Based on my success there, I decided to give the full-fledged Bulletproof Diet a shot. This article is going to be crazy long already, so I won’t go into too much detail but my experience was this: it’s very expensive to do it right, it involves lots of prep time and time to cook, and it only works if you fully embrace it. Cheating much at all will throw off everything you’re creating and ruin your results. For me, I wound up flaking out and not maintaining my Bulletproof lifestyle; not because it didn’t work, but because it requires you to be so dedicated and I’m immature and not always dedicated. Maybe in the future, I’ll try it again. It certainly improves fitness and performance and is worth it.

At VMworld 2015 one year later, I’m a full 30 pounds lighter than last year. I have more energy and feel more focused. I want to applaud Angelo for HIS achievement that he didn’t even know inspired me to follow suit. I also want to encourage everyone who reads this, attending VMworld or not, to make your health a priority. Other things in life seem to fall in line more cleanly when you’re fit and focused. I anticipate setting another fitness goal for 2016, possibly around activity and exercise.

Write for Hire

One of the times Eric and I were walking back to the hotel, we were talking about some of the work he’d been doing on the side. Eric is part of launching and organizing an awesome program called Virtual Design Master which just wrapped up Season 3. He had also been writing articles for other friends of ours who produce technical marketing content and was knee-deep in creating coursework for Pluralsight. At the time of our discussion, I had never written for hire. I wrote because I wanted to. And I still do plenty of that. But as we talked, I realized that as interesting as IT is (and believe me, I have late nights where I can’t fall asleep because the gears are turning about some technology), the only reason I do any of it is for my family. Money isn’t everything, but it certainly creates opportunities and allows for experiences that can’t be had without said money. I realized that since I like to write and technology excites me, there were probably folks who would pay me for my writing. The person who is both a good writer AND very technical is actually somewhat rare. Since I want to spoil my wife and daughter because we have enough money, I set my intentions to find writing work in 2015.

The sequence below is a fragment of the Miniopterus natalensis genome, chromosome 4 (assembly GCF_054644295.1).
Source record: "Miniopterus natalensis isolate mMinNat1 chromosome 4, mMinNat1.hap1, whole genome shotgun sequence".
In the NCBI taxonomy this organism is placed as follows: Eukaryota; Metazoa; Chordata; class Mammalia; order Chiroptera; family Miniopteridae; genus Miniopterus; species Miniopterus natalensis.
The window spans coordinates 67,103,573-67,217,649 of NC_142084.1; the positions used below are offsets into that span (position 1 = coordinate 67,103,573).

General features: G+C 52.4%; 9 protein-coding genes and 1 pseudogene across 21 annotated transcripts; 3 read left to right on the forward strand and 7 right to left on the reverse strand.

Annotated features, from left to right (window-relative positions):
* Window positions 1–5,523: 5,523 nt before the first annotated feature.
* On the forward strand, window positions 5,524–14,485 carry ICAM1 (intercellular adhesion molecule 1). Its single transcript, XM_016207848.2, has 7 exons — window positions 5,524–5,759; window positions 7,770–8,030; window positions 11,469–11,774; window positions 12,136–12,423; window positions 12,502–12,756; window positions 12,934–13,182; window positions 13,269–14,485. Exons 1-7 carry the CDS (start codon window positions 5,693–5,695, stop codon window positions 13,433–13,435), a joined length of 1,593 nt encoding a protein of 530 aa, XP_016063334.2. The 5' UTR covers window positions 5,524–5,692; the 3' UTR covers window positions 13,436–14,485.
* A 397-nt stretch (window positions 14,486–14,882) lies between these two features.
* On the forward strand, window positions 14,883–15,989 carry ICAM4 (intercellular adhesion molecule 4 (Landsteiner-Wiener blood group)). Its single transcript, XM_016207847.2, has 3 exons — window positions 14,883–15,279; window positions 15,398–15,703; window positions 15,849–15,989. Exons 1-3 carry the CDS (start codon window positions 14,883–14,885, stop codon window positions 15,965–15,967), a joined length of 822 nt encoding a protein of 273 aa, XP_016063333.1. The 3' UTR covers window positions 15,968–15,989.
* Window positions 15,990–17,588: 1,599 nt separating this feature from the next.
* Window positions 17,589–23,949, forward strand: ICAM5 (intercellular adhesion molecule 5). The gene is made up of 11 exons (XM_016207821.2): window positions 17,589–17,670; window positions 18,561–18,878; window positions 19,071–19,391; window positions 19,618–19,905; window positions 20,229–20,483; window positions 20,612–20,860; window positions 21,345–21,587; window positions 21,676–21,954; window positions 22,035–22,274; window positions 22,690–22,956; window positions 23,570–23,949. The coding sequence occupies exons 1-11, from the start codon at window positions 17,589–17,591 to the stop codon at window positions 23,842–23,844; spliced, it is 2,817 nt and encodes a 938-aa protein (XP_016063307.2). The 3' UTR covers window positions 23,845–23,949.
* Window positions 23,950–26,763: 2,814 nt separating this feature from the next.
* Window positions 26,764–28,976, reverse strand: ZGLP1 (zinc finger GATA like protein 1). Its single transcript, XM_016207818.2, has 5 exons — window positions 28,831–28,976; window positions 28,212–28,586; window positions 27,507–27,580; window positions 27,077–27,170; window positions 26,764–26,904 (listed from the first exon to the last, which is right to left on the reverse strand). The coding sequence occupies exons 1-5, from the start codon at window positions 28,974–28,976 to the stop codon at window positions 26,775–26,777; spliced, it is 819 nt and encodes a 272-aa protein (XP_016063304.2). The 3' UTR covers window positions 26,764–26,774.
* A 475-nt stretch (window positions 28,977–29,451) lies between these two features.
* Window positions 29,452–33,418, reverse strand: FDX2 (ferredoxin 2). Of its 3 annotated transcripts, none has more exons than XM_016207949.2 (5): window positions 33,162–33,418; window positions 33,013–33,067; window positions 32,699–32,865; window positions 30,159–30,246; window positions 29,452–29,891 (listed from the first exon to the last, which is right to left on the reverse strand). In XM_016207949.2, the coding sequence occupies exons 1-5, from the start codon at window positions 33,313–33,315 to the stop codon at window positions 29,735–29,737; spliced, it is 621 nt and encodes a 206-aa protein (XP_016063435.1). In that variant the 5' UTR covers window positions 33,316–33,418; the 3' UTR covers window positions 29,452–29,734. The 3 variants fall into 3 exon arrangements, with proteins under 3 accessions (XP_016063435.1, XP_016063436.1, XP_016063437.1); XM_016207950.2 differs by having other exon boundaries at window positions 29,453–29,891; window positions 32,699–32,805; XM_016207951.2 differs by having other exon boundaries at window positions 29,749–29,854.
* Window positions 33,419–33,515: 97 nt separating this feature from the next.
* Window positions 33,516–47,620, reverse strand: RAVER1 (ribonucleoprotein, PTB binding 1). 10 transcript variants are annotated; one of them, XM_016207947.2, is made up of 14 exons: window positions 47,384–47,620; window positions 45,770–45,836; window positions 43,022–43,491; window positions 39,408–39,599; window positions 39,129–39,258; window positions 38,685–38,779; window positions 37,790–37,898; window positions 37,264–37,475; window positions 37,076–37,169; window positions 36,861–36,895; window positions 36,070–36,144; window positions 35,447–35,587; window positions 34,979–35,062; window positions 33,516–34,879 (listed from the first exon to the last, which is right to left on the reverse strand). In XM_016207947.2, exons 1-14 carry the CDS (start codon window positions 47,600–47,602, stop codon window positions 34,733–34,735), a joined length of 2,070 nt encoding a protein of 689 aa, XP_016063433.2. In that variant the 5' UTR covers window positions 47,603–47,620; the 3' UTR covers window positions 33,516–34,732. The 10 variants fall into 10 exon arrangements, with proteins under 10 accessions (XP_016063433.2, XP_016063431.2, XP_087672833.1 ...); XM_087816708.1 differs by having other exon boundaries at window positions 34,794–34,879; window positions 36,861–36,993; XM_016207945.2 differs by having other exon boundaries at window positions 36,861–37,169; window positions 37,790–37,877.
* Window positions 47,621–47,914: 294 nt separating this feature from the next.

I have done seminars with a group called Klemmer & Associates. Don’t Google it – you mostly get results from the mad people who created a poor experience for themselves and want to whine. K&A folks are great and I attribute almost any success I have with things that I learned about myself in their seminars. They have a saying, “When the Intention is clear, a Mechanism will appear.” This means that when you become super focused on what you want to achieve, the means for achieving that almost seem to fall in your lap. The idea you need just comes to you, the person to hook you up gets introduced to you at a party, or whatever. This goal was certainly proof of that concept. Going into September, I got very clear that I intended to write for hire. Between November and now, I have written many articles for various publications and generated >$10,000 in extra income for my family this year. The reason I set the stage about “intention” is that I didn’t seek out ONE of the writing gigs that made that money. I got clear on what I wanted, and suddenly started receiving emails and phone calls asking me to write. I did not promote myself one time. That is such a powerful illustration of the intention/mechanism philosophy.

I REALLY appreciate the opportunity that I’ve been given by the folks who pay me to write. I really enjoy it and I’m honored that you find my writing valuable. You know who you are. In 2016, I suspect I may set a new goal about what sorts of things I write about and be more selective about who I write for. Eric, thanks for the inspiring chat that you had no idea would make my family some substantial “walking around money” this year!

Triple My Blog Traffic

I can’t remember whether or not this happened in the same conversation as the previous one or not, but Eric and I were talking about what happened to his blog traffic as things happened like VDM launching and being invited to be a delegate at VIrtualization Field Day 3. I don’t think I made this metric up, so I’m guessing Eric said something along the lines of “my blog traffic tripled” during that conversation. Either way, I resolved that I would put in the effort – make no mistake, running a blog with any following takes lots of effort – to generate extra value and thusly 3x readership.